Platform: NASA ER-2

Who: Investigators and mission support include NASA, Jet Propulsion Laboratory, and university and contract research organizations.

NASA ER-2
Photo: NASA

NASA operates two Lockheed ER-2 Earth resources aircraft as flying laboratories in the Airborne Science Program under the NASA Science Mission Directorate. The ER-2 high-altitude airborne Science aircraft used for this study is based at the NASA Armstrong Flight Research Center (AFRC) facility in Palmdale, CA.

The NASA ER-2 remains based at AFRC with ~70 science flight hours to participate in FIREX-AQ 22 July – 19 August 2019. The FIREX-AQ deployment base of operations in Boise, ID is reachable by the ER-2 from AFRC with a 4 hour loiter in an 8 hour flight mission. Flight planning priorities are:

  • Collocation with in-situ aircraft (NASA DC-8 and NOAA Twin Otters);
  • Coordination with satellite and ground monitors (including California Air Resources Board mobile platforms);
  • Active fires and large-scale (km-scale) smoke plumes suitable for multiple ER-2 overpasses coordinated with DC-8 in-plume sampling are preferred as primary targets.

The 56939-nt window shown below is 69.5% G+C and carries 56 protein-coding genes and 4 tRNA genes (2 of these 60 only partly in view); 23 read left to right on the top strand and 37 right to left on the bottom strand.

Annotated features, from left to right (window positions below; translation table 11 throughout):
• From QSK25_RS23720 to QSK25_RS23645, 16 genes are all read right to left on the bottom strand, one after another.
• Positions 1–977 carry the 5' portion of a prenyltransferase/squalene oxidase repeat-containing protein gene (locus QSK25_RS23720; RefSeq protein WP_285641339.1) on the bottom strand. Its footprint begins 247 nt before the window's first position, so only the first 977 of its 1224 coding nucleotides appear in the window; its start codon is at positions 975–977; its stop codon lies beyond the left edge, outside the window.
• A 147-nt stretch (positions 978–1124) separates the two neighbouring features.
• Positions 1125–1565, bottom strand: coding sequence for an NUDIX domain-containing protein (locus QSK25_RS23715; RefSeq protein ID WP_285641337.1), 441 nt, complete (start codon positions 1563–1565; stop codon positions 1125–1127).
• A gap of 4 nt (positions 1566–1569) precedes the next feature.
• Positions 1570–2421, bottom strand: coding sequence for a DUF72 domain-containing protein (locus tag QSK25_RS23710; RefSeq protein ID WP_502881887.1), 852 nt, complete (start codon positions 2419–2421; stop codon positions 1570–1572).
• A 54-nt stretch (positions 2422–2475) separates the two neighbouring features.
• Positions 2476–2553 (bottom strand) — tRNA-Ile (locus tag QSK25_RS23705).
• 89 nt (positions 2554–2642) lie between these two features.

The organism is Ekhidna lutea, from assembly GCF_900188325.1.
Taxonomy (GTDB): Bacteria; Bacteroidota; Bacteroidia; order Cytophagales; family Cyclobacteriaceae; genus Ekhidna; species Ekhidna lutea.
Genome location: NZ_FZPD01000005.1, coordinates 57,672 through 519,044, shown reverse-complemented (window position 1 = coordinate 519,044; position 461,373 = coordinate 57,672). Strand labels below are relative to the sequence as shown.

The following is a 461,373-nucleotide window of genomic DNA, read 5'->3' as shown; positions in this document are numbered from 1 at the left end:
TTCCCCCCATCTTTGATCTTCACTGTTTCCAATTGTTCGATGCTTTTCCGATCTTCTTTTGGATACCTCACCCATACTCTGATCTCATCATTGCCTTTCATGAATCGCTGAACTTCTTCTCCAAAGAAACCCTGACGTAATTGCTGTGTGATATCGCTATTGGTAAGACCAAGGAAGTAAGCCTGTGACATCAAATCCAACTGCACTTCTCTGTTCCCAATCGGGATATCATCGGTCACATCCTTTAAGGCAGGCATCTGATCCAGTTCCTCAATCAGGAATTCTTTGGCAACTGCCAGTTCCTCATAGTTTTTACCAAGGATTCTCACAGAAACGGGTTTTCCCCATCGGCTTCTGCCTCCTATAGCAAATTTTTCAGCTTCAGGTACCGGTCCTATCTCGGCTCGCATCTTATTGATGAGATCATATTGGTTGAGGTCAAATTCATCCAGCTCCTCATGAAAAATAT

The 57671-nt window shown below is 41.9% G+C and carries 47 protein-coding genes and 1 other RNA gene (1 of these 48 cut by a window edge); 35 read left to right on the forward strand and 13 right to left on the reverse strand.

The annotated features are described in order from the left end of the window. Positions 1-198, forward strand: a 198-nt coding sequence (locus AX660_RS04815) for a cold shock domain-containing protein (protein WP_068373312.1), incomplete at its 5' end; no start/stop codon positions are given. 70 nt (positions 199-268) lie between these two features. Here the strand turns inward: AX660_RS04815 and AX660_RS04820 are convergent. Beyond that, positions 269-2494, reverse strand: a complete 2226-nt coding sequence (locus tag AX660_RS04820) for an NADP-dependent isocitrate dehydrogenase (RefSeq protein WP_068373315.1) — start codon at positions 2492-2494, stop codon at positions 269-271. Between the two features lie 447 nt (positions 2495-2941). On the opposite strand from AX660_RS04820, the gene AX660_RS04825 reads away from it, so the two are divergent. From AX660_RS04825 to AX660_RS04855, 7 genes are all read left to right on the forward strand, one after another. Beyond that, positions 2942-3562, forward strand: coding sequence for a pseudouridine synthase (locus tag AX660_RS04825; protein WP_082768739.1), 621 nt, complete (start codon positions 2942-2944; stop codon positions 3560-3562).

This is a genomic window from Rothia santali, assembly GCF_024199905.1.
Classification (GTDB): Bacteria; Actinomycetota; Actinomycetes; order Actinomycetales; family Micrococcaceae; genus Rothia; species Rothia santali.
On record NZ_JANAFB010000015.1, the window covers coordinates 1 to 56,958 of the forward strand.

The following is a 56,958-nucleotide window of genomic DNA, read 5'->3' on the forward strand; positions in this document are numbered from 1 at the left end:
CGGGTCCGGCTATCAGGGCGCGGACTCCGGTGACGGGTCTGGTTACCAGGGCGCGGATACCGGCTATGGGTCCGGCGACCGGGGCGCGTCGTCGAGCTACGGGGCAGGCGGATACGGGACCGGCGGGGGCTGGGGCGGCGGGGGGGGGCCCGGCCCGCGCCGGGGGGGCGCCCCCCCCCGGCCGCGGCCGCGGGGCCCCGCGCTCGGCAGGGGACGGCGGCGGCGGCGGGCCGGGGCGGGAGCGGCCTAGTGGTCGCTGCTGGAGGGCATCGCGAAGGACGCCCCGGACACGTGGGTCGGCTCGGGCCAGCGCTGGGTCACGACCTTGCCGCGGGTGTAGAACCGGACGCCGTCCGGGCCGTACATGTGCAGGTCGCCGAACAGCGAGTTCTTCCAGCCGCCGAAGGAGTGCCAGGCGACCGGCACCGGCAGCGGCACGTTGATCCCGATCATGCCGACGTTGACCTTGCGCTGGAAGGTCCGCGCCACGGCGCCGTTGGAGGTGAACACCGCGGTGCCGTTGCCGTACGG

ER-2 flies over the Ventura fire 2017
Photo: T. Williams, NASA

The goal for the NASA ER-2 is to serve as a bridge between in-situ and satellite datasets by using an airborne remote sensing instrument suite to help characterize fire development, emission processes, plume evolution, and downwind impacts on air quality. The primary objective (for addressing broad FIREX-AQ science goals) is to provide large-scale observational constraints for fire behavior, plume rise, and smoke emission models, while the specific objectives of this platform are to

  • Establish observational links between atmospheric conditions, fire temperature, smoke plume heights, and downwind smoke dispersion;
  • Characterize large-scale aerosol properties and trace gases profiles/amounts downwind from fires;
  • Evaluate multi-instrument synergy for fire process characterization.

NASA ER-2 Instrument Payload